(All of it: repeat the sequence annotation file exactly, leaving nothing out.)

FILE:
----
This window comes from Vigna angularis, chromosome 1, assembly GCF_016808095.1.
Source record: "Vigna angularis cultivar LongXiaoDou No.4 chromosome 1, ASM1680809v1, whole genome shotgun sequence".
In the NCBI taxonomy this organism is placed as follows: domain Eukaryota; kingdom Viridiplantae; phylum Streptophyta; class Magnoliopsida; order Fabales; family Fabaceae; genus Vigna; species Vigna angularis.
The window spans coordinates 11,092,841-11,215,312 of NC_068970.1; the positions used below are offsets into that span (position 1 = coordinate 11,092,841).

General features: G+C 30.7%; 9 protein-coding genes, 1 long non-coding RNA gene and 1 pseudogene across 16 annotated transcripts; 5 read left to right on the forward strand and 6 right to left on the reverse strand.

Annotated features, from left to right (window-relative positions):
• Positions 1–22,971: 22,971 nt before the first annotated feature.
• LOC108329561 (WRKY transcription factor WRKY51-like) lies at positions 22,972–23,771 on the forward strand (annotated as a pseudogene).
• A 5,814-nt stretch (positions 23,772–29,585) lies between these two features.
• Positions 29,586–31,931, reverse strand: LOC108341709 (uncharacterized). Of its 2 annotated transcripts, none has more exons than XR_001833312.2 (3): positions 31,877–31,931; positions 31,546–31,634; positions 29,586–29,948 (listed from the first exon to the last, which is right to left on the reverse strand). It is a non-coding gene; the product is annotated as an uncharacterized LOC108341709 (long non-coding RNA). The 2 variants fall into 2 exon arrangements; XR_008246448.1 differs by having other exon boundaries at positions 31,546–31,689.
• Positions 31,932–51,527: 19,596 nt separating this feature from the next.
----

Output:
This window comes from Vigna angularis, chromosome 1, assembly GCF_016808095.1.
Source record: "Vigna angularis cultivar LongXiaoDou No.4 chromosome 1, ASM1680809v1, whole genome shotgun sequence".
In the NCBI taxonomy this organism is placed as follows: domain Eukaryota; kingdom Viridiplantae; phylum Streptophyta; class Magnoliopsida; order Fabales; family Fabaceae; genus Vigna; species Vigna angularis.
The window spans coordinates 11,092,841-11,215,312 of NC_068970.1; the positions used below are offsets into that span (position 1 = coordinate 11,092,841).

General features: G+C 30.7%; 9 protein-coding genes, 1 long non-coding RNA gene and 1 pseudogene across 16 annotated transcripts; 5 read left to right on the forward strand and 6 right to left on the reverse strand.

Annotated features, from left to right (window-relative positions):
• Positions 1–22,971: 22,971 nt before the first annotated feature.
• LOC108329561 (WRKY transcription factor WRKY51-like) lies at positions 22,972–23,771 on the forward strand (annotated as a pseudogene).
• A 5,814-nt stretch (positions 23,772–29,585) lies between these two features.
• Positions 29,586–31,931, reverse strand: LOC108341709 (uncharacterized). Of its 2 annotated transcripts, none has more exons than XR_001833312.2 (3): positions 31,877–31,931; positions 31,546–31,634; positions 29,586–29,948 (listed from the first exon to the last, which is right to left on the reverse strand). It is a non-coding gene; the product is annotated as an uncharacterized LOC108341709 (long non-coding RNA). The 2 variants fall into 2 exon arrangements; XR_008246448.1 differs by having other exon boundaries at positions 31,546–31,689.
• Positions 31,932–51,527: 19,596 nt separating this feature from the next.